The next thing I did was paint a test patch on one of the walls I’d intended to leave alone as an “accent” wall. For the uninitiated, an accent wall is a wall that is a different color from nearby walls. I like to think a person who didn’t feel like painting came up with that concept.
Instead of painting one of the green walls with the test paint, I proceeded to slap paint directly on my brown accent wall. The better, I guess, to see how it looked adjacent to the brown? Make that four gallons of Casa Blanca, please.
With two pets and three kids having grown up in this house, the walls had more than a few dings that needed repair. I smoothed on plaster patches, sanded and then sprayed the repairs with orange peel, which is a spray paint can full of goo that resembles the surface of an orange when sprayed on the wall (I do NOT recommend tasting it. That’s where the resemblance to oranges end).
I next wiped down walls to remove grime and stains, took down the blinds and began to apply painter’s tape, an all new-level of tedium. That stuff is sticky. I am convinced that if one of the marooned on “Gilligan’s Island” had had a roll of painter’s tape, the Professor would have gotten Gilligan et al. home by the end of season three, because it does the trick but it would’ve taken them that many seasons to finish applying it. And as I went, I seriously found corners where decade-old tape was still hiding out.
I also took down the TV from its perch above the fireplace, and slid all the furniture to the center of the living room. I put down old newspapers and plastic and went to town painting for the next week. I painted on the bookending weekends and also after work throughout the week, occasionally getting mad at myself for ever having painted the walls that hideous, and tenacious, shade of green.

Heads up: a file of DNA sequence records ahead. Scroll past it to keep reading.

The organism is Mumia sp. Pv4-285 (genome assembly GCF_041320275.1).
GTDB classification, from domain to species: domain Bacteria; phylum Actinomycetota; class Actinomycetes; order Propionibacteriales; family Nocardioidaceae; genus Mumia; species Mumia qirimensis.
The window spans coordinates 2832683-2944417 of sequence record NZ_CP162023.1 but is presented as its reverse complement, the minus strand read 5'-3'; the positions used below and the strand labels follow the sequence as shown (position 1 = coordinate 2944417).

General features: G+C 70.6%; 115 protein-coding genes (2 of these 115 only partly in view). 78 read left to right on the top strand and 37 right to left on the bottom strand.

On the other hand, the brown wasn’t too difficult to cover, and the few off-white walls we’d left alone in the hallway for the past 15 years looked great after one coat, though I still applied a second because thoroughness seems important when painting. Eventually, after two coats and countless touching up of spots, I had managed to cover all the green.
While cleaning up, I noticed I’d managed to track a little paint here and there on our laminate floors, which can be easily scraped off for the next three years.
The painter’s tape didn’t want to cooperate with removal, winding up in wads that stuck to my shoes. Patience, a scraper and gentle swearing did the trick, mostly. I continued finding tape in nooks and crannies for the next week.
The results of my weeklong effort yielded some positive remarks when my family returned from their trip, although frankly no one’s going to gush over off-white walls. So if you’re gearing up to paint yourself — even if your love language is words of affirmation, and your family knows this about you! — do it for the satisfaction of a job well done, or at least a job not entirely screwed up.
In the end, I came away with a little wisdom that I’d like to share with readers, a secret that most do-it-yourselfers are too proud to share: If you can afford to, just pay somebody else to do it. Preferably a professional, but really, anyone who is willing to do it will do.